Though Corbusier planned the city like a human body, with the head (government, judiciary) at the top end of the city, stomach (shops) in the middle, lungs (park) near the shops etc, it’s often felt the regimented layout is devoid of a soul. The grid system contrasts sharply with the all-encompassing, order-in-disorder feel of India’s traditional urban plan.

By alienating the local population according to economic status, it has been observed that the quality of life and environment differs significantly between sectors, and inside the same sector, leading to uneven social developments.


Corbusier’s other town planning concepts have also been flayed by experts and visitors alike. Not only is the dominant brute concrete considered a culturally-alienating feature, the cookie-cutter layout and a well-numbered sector system, rather than being convenient and easy to navigate, makes it confusing for outsiders.

“Everything is so similar” or “lack of landmarks” is thus an oft-heard grouse.
Chandigarh ushered in an age of planned growth, realistic development and efficient management. Though constant effort is made to maintain that concept, cracks are beginning to show, and one of the main reasons is population growth, to accommodate which high-rises have mushroomed, altering the visual landscape of the city.

Traffic roundabouts, a significant part of the city layout, have had to give way to traffic signals on busy intersections. Moreover, uncontrolled growth of commercial activity on designated green and open spaces is effectively reducing its appearance to other unplanned towns.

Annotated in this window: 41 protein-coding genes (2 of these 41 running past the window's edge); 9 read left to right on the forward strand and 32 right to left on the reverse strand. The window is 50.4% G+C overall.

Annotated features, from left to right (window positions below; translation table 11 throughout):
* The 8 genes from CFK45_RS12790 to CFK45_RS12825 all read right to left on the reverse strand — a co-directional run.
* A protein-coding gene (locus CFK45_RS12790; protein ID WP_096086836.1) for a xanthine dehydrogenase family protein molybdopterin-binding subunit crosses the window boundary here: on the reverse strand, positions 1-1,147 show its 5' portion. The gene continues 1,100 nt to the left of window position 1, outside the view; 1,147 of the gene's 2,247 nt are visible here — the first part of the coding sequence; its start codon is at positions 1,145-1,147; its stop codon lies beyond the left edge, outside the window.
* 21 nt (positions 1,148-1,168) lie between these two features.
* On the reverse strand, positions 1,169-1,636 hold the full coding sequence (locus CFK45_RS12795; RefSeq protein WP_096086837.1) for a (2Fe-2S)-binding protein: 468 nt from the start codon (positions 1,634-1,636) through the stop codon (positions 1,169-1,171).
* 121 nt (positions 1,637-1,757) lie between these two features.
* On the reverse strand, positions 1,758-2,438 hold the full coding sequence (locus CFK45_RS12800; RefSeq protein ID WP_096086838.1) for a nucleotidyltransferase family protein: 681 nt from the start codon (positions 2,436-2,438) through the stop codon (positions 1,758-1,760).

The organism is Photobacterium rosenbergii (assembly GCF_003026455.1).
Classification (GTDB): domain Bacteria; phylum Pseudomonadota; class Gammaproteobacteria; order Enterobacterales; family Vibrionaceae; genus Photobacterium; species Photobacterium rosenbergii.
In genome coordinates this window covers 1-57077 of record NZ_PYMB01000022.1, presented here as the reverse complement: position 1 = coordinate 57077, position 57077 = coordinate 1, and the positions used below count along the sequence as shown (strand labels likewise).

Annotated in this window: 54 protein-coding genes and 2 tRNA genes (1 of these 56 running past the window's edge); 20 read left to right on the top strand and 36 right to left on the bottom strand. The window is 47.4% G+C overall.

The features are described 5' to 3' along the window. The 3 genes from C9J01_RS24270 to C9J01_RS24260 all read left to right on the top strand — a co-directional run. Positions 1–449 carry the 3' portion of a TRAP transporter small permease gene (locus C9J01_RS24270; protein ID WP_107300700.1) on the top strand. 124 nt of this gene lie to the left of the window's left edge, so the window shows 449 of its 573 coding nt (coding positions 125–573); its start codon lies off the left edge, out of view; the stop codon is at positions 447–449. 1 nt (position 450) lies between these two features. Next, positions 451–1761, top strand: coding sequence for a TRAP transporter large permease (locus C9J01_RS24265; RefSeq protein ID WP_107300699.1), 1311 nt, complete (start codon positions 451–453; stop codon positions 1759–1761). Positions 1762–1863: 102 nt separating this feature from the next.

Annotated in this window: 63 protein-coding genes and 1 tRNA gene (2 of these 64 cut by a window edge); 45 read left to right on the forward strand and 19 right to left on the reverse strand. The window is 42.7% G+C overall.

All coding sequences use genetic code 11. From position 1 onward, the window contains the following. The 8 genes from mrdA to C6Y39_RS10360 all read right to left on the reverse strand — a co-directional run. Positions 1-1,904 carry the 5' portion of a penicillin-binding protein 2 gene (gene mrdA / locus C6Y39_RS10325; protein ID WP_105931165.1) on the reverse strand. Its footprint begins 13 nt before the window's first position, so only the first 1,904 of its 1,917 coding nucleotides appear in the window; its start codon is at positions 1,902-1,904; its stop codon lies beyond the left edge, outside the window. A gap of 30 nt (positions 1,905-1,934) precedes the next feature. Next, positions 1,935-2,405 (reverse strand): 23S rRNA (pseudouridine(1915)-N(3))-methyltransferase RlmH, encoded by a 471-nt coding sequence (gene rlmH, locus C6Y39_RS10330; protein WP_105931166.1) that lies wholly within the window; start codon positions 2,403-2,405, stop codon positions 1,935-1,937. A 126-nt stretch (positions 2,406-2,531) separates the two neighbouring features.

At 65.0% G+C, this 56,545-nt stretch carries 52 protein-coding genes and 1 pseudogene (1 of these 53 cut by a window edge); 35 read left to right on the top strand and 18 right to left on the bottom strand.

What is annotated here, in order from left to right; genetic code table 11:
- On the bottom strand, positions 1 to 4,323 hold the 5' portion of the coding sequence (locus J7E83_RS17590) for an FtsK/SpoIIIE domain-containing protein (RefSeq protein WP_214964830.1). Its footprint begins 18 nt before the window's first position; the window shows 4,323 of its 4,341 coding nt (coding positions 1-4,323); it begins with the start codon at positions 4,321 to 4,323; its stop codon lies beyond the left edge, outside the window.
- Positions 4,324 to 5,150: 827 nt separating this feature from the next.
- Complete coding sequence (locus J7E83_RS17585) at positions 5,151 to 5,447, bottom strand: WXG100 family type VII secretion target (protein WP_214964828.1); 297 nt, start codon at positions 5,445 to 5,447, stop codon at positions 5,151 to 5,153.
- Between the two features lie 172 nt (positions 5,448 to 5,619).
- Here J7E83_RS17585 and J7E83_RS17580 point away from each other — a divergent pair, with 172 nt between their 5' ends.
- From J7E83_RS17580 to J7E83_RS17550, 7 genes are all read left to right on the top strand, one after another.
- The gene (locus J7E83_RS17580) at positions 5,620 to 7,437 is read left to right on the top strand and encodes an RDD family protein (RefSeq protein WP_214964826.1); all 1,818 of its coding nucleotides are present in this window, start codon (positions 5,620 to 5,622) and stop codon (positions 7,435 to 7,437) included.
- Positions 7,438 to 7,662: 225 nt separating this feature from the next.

Slowly but surely, as a new generation with more money power moves into the city, the Corbusier model of a city clad in natural material, especially stone or then concrete, a substance he called modern “molten rock”, is being thrown to the winds. Whimsical bureaucratic decisions have also disturbed the city heritage.  

As Asians, we like to be surrounded by people and enjoy a certain degree of disorder and freedom. The rejection of the Corbusier systematic approach can be witnessed in the emergence of day markets that have now transformed into semi-permanent kiosks selling the world at bargain prices.

Today, they are the most bustling shopping zones, this despite each sector market being almost-complete in itself.

The history of urban living in the Indian sub-continent goes back a few centuries, a period during which it has been influenced by diverse people, culture and traditions. It has absorbed it all, but not allowed itself to get overpowered. With purpose-built capitals like Chandigarh, a dissimilar model was followed.

This too is in the process of being localised; and the way to move forward in future projects of urban planning is to blend elements of past and modern more judiciously.
» See also ‘An architect by choice’ on Pg 5